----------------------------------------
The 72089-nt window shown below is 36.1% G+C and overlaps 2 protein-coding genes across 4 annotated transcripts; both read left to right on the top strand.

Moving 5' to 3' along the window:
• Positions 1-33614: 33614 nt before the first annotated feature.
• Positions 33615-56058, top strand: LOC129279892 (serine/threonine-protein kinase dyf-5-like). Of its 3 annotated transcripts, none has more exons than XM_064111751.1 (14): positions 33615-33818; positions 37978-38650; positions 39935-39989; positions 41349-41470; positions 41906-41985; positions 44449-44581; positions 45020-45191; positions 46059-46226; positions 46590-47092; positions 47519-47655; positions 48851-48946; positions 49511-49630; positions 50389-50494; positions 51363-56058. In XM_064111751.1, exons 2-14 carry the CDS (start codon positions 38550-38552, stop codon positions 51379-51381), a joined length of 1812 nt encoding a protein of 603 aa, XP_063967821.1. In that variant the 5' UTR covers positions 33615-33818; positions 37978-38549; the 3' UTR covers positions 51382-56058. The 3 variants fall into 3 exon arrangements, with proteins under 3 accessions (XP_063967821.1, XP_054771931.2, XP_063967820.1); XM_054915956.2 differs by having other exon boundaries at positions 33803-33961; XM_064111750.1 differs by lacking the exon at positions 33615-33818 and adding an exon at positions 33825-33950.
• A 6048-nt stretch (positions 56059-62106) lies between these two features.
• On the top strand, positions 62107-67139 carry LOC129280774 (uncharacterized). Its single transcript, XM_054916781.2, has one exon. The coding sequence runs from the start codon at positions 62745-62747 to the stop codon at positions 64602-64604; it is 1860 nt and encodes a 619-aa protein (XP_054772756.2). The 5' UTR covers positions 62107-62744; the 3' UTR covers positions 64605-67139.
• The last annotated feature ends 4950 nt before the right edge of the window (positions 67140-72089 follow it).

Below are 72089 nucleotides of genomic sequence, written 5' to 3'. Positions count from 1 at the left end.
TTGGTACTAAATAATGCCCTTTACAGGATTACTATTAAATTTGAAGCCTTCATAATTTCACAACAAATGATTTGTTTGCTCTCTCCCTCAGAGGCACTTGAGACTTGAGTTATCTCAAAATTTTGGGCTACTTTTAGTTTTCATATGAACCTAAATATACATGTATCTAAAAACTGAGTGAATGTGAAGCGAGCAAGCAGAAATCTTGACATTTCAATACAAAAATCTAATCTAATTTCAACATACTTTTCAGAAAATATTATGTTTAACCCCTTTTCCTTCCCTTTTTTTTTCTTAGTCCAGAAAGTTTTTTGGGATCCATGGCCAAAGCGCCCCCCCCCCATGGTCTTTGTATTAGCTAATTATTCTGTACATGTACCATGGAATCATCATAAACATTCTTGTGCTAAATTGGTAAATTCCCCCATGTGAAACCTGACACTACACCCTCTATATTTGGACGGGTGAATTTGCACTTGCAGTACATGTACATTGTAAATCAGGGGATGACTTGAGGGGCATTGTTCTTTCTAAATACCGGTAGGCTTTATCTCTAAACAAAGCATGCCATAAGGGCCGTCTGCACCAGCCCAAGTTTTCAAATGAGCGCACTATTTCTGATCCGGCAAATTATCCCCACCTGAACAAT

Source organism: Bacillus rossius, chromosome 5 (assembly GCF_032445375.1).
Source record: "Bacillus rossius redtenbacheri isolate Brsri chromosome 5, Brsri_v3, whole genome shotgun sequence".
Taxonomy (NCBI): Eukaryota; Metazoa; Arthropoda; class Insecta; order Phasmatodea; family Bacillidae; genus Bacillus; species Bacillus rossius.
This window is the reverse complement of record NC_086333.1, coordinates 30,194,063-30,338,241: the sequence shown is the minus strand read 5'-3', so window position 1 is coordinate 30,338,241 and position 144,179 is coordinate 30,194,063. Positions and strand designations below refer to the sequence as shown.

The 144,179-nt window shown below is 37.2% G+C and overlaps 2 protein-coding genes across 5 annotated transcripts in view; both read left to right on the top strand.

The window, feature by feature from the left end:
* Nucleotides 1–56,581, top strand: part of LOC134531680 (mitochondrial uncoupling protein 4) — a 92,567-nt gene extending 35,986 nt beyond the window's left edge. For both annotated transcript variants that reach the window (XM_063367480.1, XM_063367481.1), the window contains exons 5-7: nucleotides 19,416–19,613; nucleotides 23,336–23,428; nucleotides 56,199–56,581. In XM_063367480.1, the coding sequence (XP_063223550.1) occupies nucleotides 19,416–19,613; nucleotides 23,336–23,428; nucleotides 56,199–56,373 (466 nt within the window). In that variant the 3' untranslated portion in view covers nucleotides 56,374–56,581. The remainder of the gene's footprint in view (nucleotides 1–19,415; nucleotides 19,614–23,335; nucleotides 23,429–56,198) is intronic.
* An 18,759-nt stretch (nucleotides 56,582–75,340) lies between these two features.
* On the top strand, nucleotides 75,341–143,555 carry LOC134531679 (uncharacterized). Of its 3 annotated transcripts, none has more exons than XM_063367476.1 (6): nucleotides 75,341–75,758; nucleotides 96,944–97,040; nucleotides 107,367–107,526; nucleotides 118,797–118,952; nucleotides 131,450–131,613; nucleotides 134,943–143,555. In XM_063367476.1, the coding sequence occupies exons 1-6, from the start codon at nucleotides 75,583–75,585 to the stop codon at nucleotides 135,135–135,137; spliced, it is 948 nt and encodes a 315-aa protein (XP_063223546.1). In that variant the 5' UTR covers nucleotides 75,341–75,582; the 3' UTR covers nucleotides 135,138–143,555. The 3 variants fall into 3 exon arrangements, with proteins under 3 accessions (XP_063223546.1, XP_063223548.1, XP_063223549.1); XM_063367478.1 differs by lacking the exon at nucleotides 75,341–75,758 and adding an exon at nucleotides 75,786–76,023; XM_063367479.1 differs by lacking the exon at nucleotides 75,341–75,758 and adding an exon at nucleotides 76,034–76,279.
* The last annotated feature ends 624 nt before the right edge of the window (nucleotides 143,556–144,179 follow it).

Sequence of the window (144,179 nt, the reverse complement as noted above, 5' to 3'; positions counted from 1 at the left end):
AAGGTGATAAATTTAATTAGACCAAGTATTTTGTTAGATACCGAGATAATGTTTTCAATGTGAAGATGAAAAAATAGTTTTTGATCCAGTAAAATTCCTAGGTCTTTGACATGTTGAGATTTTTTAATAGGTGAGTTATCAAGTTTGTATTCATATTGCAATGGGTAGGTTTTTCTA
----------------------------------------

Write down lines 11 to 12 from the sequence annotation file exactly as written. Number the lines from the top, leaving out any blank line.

Source record: "Bacillus rossius redtenbacheri isolate Brsri chromosome 5, Brsri_v3, whole genome shotgun sequence".
Taxonomy (NCBI): Eukaryota; Metazoa; Arthropoda; class Insecta; order Phasmatodea; family Bacillidae; genus Bacillus; species Bacillus rossius.